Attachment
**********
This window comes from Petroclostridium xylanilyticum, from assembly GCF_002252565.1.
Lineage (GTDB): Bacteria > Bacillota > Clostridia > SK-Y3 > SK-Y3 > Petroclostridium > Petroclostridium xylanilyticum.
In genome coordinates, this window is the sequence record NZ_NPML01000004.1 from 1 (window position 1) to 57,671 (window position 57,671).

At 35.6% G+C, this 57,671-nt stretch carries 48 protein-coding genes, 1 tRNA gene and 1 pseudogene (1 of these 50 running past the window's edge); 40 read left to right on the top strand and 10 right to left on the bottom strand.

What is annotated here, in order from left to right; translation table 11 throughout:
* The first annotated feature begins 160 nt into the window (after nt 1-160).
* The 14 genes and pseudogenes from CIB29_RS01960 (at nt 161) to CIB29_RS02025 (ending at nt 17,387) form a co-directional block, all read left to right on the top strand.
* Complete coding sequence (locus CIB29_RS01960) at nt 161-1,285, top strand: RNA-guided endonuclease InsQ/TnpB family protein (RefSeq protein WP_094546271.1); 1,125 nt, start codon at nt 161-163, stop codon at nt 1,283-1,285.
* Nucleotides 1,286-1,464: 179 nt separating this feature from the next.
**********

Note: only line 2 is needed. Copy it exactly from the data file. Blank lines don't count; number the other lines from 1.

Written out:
Lineage (GTDB): Bacteria > Bacillota > Clostridia > SK-Y3 > SK-Y3 > Petroclostridium > Petroclostridium xylanilyticum.